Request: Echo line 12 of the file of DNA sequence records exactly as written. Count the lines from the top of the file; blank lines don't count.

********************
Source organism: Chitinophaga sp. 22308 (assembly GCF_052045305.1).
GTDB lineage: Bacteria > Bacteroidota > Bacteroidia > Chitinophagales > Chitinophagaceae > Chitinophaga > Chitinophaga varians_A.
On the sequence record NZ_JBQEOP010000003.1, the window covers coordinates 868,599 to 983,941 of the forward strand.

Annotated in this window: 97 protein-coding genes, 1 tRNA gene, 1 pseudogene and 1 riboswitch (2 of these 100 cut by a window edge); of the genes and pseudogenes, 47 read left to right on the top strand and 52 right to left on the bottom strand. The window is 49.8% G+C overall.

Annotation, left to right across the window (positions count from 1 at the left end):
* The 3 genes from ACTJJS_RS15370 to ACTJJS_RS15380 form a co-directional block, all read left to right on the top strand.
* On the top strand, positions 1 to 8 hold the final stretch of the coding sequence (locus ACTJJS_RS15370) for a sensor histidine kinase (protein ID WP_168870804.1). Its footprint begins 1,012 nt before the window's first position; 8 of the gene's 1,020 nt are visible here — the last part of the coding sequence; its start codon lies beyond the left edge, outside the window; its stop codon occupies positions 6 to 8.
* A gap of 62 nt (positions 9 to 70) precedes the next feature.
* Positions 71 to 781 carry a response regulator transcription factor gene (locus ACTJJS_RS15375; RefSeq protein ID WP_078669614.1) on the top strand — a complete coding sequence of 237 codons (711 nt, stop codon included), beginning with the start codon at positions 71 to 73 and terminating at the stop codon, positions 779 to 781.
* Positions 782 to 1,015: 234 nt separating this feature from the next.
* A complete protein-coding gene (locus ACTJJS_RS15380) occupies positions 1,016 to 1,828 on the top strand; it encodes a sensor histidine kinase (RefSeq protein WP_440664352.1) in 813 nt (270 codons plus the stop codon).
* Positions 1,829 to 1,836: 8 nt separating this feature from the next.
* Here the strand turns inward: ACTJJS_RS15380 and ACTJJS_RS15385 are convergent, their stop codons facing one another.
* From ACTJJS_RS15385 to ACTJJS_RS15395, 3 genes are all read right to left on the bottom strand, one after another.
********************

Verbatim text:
* Positions 1,829 to 1,836: 8 nt separating this feature from the next.